The air was filled with the familiar sour smell of death and blood. Pale white bodies bobbed in the water, along with torn life jackets, and we could see other forms lying motionless on the beach near the water’s edge. Just as we were about to land, we brushed past a body without a head.

My immediate aim was to find and rejoin the 21st—or what was left of it. After we landed, I climbed the slope past the foxholes of a unit of black Army duck drivers who had been on the island since D-day and moved northward along the edge of the first airfield, which Seabees were already blading and rolling. Battered Japanese planes had been bulldozed to the side of the field, and among them were signs that read, “Danger. Booby traps.” Near the northern side of the field I saw another sign pointing ahead with an arrow: “The Front.” Behind me, mortar shells started falling on the field, but the Seabees kept working.

A high bluff marked the northern end of the field, and there I found the command post of the 21st, with masses of men sitting and lying on the sand. I knew everyone, but they all looked unfamiliar—bearded, dirty, with matted hair, black, puffy lips, and eyes that were watery and distant. One man came over and took my hands but he stared through me and kept nodding. “We did it,” he said. “We broke through. ” He was a member of one of the rifle companies, and I wondered what he was doing back at the regimental command post. Then I noticed bandages on his wrist and under a slashed pants leg. “They want to evacuate me,” he said. “I got hit twice.”


Jerry Gruggen, a jeep ambulance driver, came over. His eyes were bloodshot, and he was shaking with anger. “Come on, damn it, ” he said to the rifleman. “You want to go down to the beach or don’t you?”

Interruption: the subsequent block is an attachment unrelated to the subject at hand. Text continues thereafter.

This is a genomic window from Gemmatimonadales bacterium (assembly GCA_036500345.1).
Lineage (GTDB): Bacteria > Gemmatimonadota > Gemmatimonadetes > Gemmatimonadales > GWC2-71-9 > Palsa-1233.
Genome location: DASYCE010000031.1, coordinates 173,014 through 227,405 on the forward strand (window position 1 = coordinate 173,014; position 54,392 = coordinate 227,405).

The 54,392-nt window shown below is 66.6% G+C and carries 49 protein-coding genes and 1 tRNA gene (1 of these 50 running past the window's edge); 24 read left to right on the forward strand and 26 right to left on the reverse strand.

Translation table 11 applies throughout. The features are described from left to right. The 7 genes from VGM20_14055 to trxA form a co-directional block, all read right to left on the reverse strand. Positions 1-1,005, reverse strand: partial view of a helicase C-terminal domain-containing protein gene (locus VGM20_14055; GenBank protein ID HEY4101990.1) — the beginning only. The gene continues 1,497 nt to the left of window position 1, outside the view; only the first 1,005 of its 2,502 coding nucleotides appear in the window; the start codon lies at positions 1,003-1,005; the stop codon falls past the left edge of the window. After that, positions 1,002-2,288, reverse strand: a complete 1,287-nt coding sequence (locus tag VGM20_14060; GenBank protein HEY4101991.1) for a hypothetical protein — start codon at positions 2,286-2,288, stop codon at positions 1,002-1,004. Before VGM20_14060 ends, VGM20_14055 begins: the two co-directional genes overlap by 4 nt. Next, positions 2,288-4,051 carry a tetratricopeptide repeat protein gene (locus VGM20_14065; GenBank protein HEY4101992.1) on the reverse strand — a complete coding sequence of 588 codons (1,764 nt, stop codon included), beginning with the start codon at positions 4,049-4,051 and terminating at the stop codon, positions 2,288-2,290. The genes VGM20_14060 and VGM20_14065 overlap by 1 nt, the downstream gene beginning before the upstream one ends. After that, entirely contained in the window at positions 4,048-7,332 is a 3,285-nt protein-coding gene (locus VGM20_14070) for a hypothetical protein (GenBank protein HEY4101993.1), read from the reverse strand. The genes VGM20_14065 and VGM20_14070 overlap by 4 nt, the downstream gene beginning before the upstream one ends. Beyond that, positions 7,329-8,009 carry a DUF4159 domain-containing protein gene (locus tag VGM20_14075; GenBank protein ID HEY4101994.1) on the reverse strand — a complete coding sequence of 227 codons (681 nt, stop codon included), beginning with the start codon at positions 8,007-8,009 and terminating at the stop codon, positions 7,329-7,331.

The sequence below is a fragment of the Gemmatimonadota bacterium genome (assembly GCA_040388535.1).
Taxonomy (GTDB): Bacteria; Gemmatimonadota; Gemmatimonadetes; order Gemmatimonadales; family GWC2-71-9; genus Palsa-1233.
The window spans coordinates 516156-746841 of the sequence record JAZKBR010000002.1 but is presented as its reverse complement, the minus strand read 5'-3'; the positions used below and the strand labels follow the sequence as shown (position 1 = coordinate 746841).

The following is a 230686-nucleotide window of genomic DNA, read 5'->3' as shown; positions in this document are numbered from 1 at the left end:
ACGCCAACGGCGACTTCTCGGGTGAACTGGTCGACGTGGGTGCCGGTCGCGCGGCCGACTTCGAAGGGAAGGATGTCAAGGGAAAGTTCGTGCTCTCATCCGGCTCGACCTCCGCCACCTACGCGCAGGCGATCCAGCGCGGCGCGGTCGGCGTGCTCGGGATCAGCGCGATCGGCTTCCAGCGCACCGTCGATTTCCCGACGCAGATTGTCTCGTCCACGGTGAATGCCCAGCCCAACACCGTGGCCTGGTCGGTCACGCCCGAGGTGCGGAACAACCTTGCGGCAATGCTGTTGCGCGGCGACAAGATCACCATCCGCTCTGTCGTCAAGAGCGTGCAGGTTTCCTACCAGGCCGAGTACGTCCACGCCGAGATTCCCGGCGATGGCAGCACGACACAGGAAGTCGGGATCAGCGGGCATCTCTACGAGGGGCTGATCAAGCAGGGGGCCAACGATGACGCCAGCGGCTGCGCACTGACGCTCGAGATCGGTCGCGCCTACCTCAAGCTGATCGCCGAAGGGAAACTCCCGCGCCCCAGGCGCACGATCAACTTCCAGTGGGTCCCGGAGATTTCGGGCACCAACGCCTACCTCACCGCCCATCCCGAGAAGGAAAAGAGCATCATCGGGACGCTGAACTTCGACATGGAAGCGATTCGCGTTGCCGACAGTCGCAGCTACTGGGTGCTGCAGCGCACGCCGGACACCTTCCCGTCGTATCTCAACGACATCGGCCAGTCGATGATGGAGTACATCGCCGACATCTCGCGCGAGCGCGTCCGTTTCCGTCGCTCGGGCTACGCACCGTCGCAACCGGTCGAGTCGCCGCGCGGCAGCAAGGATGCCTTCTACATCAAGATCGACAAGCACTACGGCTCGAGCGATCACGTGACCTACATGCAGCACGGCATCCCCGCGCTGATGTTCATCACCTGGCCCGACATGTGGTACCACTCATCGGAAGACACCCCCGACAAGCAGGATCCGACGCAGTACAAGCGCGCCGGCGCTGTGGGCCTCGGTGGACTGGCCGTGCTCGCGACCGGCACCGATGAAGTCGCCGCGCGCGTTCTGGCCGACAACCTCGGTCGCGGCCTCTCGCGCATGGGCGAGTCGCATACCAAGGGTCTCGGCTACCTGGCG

“I don’t,” the rifleman said.

Gruggen grabbed his arm and pulled him. “You don’t know what the hell you’re doing. Come on.” He hustled him over to the ambulance, which already held two stretcher cases. As he shoved him in, Gruggen noticed me. “They took us out of the lines,” he said. “It was about time. A little bit more, and there wouldn’t have been any of us left.”

I still didn’t know what had happened, but I didn’t want to ask anyone. At the top of the bluff, I found my own company dug in among a row of pillboxes. Everyone was dazed and grim, but they greeted me warmly, as if I were a messenger from the outside world. Some of them were living inside the pillboxes, and in one of them I found several close friends, including Dick Dashiell, a combat correspondent who had stayed with the 21st. He told me that Bill Middlebrooks, the correspondent who had taken my place with the unit, was dead. So were dozens of other men I had known. He listed the names like a roll call.

The pillbox was lined with bunks and had served as a Japanese sick bay. It had concrete and rock walls and roofing fourteen feet thick and was entirely covered by volcanic sand. To enter it, one squeezed through a small opening below the surface of the ground and pushed through a narrow tunnel. There was a lantern inside, and as we sat on the bunks, I caught up with what had happened. For two days after the 21st had gone into the lines, the 1st and 2nd Battalions had tried to seize the area between the first and second airfields. They had run into a deep belt of pillboxes, bunkers, and bombproofs like the one in which we were sitting and had been stopped both days with heavy casualties. Little ground had been won, tanks had been unable to open a path, and the men had been pinned down in the rocks and sand. Both battalions had lost almost 50 per cent of their men.

On the third day, the 3rd Battalion, which had been held in reserve, went into the lines with orders to get through the enemy defenses at all costs. Our entire cross-island line was being held up and taking heavy casualties. Behind supporting bombardment, I and K Companies led the new attack, creeping forward with fixed bayonets. As it had on the two previous days, Japanese machine-gun, mortar, and rifle fire picked up. Some men fell, but the rest kept going. Mortar shells dropped among them, the commanding officers of both companies were killed, and lieutenants and sergeants took over, rushing the squads and platoons forward, faster and faster.

It became a frenzied charge. Throwing grenades and refusing to let the intense Japanese fire pin them down, the men hurtled up and over the first line of pillboxes. Some of the Japanese came out, and the men killed them with their bayonets and went on, surging past mounds of bunkers and blockhouses and toward a slope leading to the second airfield.